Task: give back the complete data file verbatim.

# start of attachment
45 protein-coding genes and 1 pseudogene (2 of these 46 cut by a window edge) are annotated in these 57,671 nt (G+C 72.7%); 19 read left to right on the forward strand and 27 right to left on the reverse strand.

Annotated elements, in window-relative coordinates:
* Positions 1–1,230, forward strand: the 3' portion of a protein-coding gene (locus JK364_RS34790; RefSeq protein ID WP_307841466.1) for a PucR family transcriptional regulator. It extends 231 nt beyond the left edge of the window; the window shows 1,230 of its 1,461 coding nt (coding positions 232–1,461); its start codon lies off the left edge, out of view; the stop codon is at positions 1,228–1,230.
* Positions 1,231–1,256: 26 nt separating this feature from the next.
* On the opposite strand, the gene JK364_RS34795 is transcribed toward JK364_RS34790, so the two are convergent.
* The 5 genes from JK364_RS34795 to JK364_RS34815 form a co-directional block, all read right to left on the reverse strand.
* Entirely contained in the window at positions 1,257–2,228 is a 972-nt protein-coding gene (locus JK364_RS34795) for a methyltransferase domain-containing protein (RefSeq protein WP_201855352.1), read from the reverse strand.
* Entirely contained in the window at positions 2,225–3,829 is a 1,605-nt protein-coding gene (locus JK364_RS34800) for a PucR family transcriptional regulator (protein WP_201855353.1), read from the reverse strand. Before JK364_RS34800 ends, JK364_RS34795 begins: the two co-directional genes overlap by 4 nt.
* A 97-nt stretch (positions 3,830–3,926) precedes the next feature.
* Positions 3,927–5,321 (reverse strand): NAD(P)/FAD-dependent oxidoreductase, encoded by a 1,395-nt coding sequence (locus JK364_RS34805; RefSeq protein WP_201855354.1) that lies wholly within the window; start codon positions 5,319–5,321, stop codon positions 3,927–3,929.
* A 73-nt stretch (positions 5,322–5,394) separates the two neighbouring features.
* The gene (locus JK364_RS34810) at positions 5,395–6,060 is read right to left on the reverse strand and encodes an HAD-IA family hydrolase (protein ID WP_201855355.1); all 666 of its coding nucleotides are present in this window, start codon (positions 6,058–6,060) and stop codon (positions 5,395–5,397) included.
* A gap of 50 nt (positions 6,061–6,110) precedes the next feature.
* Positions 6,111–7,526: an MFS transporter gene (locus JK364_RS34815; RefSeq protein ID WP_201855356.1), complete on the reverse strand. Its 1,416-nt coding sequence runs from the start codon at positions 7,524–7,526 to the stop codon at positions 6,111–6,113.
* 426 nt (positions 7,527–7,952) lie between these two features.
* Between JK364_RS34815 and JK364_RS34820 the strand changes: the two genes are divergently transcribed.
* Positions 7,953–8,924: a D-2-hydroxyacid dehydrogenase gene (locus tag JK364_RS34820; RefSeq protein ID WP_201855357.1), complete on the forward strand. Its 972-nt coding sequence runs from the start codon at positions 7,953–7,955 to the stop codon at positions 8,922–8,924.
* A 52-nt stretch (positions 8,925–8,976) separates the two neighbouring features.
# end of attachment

45 protein-coding genes and 1 pseudogene (2 of these 46 cut by a window edge) are annotated in these 57,671 nt (G+C 72.7%); 19 read left to right on the forward strand and 27 right to left on the reverse strand.

Annotated elements, in window-relative coordinates:
* Positions 1–1,230, forward strand: the 3' portion of a protein-coding gene (locus JK364_RS34790; RefSeq protein ID WP_307841466.1) for a PucR family transcriptional regulator. It extends 231 nt beyond the left edge of the window; the window shows 1,230 of its 1,461 coding nt (coding positions 232–1,461); its start codon lies off the left edge, out of view; the stop codon is at positions 1,228–1,230.
* Positions 1,231–1,256: 26 nt separating this feature from the next.
* On the opposite strand, the gene JK364_RS34795 is transcribed toward JK364_RS34790, so the two are convergent.
* The 5 genes from JK364_RS34795 to JK364_RS34815 form a co-directional block, all read right to left on the reverse strand.
* Entirely contained in the window at positions 1,257–2,228 is a 972-nt protein-coding gene (locus JK364_RS34795) for a methyltransferase domain-containing protein (RefSeq protein WP_201855352.1), read from the reverse strand.
* Entirely contained in the window at positions 2,225–3,829 is a 1,605-nt protein-coding gene (locus JK364_RS34800) for a PucR family transcriptional regulator (protein WP_201855353.1), read from the reverse strand. Before JK364_RS34800 ends, JK364_RS34795 begins: the two co-directional genes overlap by 4 nt.
* A 97-nt stretch (positions 3,830–3,926) precedes the next feature.
* Positions 3,927–5,321 (reverse strand): NAD(P)/FAD-dependent oxidoreductase, encoded by a 1,395-nt coding sequence (locus JK364_RS34805; RefSeq protein WP_201855354.1) that lies wholly within the window; start codon positions 5,319–5,321, stop codon positions 3,927–3,929.
* A 73-nt stretch (positions 5,322–5,394) separates the two neighbouring features.
* The gene (locus JK364_RS34810) at positions 5,395–6,060 is read right to left on the reverse strand and encodes an HAD-IA family hydrolase (protein ID WP_201855355.1); all 666 of its coding nucleotides are present in this window, start codon (positions 6,058–6,060) and stop codon (positions 5,395–5,397) included.
* A gap of 50 nt (positions 6,061–6,110) precedes the next feature.
* Positions 6,111–7,526: an MFS transporter gene (locus JK364_RS34815; RefSeq protein ID WP_201855356.1), complete on the reverse strand. Its 1,416-nt coding sequence runs from the start codon at positions 7,524–7,526 to the stop codon at positions 6,111–6,113.
* 426 nt (positions 7,527–7,952) lie between these two features.
* Between JK364_RS34815 and JK364_RS34820 the strand changes: the two genes are divergently transcribed.
* Positions 7,953–8,924: a D-2-hydroxyacid dehydrogenase gene (locus tag JK364_RS34820; RefSeq protein ID WP_201855357.1), complete on the forward strand. Its 972-nt coding sequence runs from the start codon at positions 7,953–7,955 to the stop codon at positions 8,922–8,924.
* A 52-nt stretch (positions 8,925–8,976) separates the two neighbouring features.